In April 2020, we launched a new project, funded by Luminate, to support the building of an open and trustworthy data ecosystem for Covid-19. As part of this project, our team looked at the ecosystem of symptom trackers to understand how they operate and cooperate, and what data flows they enabled.
Covid-19 symptom trackers may be expected to collect similar data and have a comparable purpose, but our team observed a diverse ecosystem of organisations, working towards a variety of outcomes.
We did find instances of organic collaboration between symptom trackers, but coordination seemed to be rare. It was generally limited to government intervention – either by mandating a single tracker, or by empowering an organisation with an intermediary role to manage the aggregation and processing of data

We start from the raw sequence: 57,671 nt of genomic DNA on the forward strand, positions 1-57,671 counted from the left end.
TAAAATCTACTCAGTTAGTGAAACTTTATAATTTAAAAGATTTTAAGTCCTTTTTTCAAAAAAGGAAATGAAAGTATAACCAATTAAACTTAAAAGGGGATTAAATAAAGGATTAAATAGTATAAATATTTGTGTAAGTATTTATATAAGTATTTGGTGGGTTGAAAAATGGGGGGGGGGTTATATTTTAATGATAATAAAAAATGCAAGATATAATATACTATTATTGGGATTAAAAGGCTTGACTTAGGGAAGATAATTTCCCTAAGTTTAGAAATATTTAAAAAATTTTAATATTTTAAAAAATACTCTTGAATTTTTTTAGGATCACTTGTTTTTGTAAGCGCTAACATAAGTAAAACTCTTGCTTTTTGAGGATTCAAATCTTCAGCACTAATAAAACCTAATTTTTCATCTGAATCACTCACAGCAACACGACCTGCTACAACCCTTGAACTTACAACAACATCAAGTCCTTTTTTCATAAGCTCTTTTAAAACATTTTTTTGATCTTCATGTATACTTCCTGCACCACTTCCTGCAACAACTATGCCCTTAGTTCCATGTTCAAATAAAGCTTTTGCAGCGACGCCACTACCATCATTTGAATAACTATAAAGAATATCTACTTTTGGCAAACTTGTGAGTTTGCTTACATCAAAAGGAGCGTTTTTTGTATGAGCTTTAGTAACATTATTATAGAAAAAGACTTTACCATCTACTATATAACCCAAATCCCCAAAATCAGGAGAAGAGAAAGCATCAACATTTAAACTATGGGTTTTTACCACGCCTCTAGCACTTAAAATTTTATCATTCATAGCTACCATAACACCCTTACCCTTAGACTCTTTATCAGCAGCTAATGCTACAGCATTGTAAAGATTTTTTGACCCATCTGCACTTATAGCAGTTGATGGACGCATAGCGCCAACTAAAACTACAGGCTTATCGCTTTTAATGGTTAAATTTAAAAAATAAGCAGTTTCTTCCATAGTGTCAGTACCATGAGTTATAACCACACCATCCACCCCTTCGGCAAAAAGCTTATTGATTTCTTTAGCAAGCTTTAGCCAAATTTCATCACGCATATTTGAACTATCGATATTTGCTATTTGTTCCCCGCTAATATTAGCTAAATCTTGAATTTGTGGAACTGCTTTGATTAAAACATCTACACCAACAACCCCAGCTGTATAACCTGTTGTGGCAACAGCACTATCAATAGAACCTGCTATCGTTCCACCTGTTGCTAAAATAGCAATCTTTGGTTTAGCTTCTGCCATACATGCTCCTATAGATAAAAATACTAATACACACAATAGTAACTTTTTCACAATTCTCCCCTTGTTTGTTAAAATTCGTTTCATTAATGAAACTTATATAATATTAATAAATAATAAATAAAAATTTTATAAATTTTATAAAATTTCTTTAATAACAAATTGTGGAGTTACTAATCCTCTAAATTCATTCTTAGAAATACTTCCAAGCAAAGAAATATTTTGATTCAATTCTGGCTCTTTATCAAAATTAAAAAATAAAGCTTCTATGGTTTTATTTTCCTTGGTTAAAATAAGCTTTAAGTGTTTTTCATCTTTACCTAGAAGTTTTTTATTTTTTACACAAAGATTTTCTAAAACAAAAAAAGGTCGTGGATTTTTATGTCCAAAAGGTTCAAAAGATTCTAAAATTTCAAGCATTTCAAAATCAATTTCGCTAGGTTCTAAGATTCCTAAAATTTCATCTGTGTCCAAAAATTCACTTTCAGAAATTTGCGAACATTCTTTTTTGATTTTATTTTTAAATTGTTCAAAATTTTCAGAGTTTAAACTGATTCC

While this disaggregated, decentralised approach was generally more agile, and allowed the emergence of symptom-tracking applications at a time of crisis and emergency, there would have been value in interventions aimed at increasing standardisation, interoperability, and knowledge sharing.
This document is not a comprehensive review of the symptom-tracking data ecosystem. It provides an overview of our research in this area and outlines some high-level recommendations for symptom trackers, health policy organisations and funders.